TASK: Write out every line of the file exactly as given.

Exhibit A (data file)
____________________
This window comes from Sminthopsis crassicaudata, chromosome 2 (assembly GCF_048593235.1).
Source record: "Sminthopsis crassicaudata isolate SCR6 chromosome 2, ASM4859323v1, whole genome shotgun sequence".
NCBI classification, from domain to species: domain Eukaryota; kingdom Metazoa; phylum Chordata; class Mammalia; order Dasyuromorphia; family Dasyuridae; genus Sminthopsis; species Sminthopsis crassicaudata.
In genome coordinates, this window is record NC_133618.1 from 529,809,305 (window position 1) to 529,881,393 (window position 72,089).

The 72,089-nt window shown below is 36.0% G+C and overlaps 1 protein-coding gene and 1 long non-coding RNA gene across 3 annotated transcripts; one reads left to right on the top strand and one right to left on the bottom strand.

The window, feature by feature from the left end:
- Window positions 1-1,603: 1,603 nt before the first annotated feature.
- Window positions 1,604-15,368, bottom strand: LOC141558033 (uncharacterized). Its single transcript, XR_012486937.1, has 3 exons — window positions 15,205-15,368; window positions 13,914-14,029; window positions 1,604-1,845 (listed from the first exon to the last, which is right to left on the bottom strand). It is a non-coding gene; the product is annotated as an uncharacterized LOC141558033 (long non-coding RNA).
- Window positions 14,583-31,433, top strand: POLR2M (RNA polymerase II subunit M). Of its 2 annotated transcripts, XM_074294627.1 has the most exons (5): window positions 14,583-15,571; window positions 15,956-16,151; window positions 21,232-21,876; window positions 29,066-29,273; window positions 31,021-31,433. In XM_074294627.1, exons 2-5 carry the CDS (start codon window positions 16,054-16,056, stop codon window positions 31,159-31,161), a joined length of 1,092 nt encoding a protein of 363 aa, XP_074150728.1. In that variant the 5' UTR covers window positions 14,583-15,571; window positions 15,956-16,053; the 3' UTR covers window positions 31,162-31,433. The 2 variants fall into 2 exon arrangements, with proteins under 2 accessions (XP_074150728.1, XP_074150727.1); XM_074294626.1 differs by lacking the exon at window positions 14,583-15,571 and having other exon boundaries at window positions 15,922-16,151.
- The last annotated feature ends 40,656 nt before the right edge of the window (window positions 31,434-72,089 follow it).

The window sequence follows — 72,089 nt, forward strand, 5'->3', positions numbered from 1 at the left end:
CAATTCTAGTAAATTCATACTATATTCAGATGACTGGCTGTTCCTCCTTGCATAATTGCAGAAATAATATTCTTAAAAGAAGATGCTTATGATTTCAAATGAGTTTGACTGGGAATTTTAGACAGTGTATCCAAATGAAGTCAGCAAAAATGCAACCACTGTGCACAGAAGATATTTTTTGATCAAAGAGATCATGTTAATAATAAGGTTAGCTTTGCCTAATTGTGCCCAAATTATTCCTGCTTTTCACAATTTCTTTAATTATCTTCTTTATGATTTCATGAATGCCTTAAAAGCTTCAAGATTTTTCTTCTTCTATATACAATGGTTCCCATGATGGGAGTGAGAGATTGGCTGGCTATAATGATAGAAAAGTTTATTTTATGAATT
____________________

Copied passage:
This window comes from Sminthopsis crassicaudata, chromosome 2 (assembly GCF_048593235.1).
Source record: "Sminthopsis crassicaudata isolate SCR6 chromosome 2, ASM4859323v1, whole genome shotgun sequence".
NCBI classification, from domain to species: domain Eukaryota; kingdom Metazoa; phylum Chordata; class Mammalia; order Dasyuromorphia; family Dasyuridae; genus Sminthopsis; species Sminthopsis crassicaudata.
In genome coordinates, this window is record NC_133618.1 from 529,809,305 (window position 1) to 529,881,393 (window position 72,089).

The 72,089-nt window shown below is 36.0% G+C and overlaps 1 protein-coding gene and 1 long non-coding RNA gene across 3 annotated transcripts; one reads left to right on the top strand and one right to left on the bottom strand.

The window, feature by feature from the left end:
- Window positions 1-1,603: 1,603 nt before the first annotated feature.
- Window positions 1,604-15,368, bottom strand: LOC141558033 (uncharacterized). Its single transcript, XR_012486937.1, has 3 exons — window positions 15,205-15,368; window positions 13,914-14,029; window positions 1,604-1,845 (listed from the first exon to the last, which is right to left on the bottom strand). It is a non-coding gene; the product is annotated as an uncharacterized LOC141558033 (long non-coding RNA).
- Window positions 14,583-31,433, top strand: POLR2M (RNA polymerase II subunit M). Of its 2 annotated transcripts, XM_074294627.1 has the most exons (5): window positions 14,583-15,571; window positions 15,956-16,151; window positions 21,232-21,876; window positions 29,066-29,273; window positions 31,021-31,433. In XM_074294627.1, exons 2-5 carry the CDS (start codon window positions 16,054-16,056, stop codon window positions 31,159-31,161), a joined length of 1,092 nt encoding a protein of 363 aa, XP_074150728.1. In that variant the 5' UTR covers window positions 14,583-15,571; window positions 15,956-16,053; the 3' UTR covers window positions 31,162-31,433. The 2 variants fall into 2 exon arrangements, with proteins under 2 accessions (XP_074150728.1, XP_074150727.1); XM_074294626.1 differs by lacking the exon at window positions 14,583-15,571 and having other exon boundaries at window positions 15,922-16,151.
- The last annotated feature ends 40,656 nt before the right edge of the window (window positions 31,434-72,089 follow it).

The window sequence follows — 72,089 nt, forward strand, 5'->3', positions numbered from 1 at the left end:
CAATTCTAGTAAATTCATACTATATTCAGATGACTGGCTGTTCCTCCTTGCATAATTGCAGAAATAATATTCTTAAAAGAAGATGCTTATGATTTCAAATGAGTTTGACTGGGAATTTTAGACAGTGTATCCAAATGAAGTCAGCAAAAATGCAACCACTGTGCACAGAAGATATTTTTTGATCAAAGAGATCATGTTAATAATAAGGTTAGCTTTGCCTAATTGTGCCCAAATTATTCCTGCTTTTCACAATTTCTTTAATTATCTTCTTTATGATTTCATGAATGCCTTAAAAGCTTCAAGATTTTTCTTCTTCTATATACAATGGTTCCCATGATGGGAGTGAGAGATTGGCTGGCTATAATGATAGAAAAGTTTATTTTATGAATT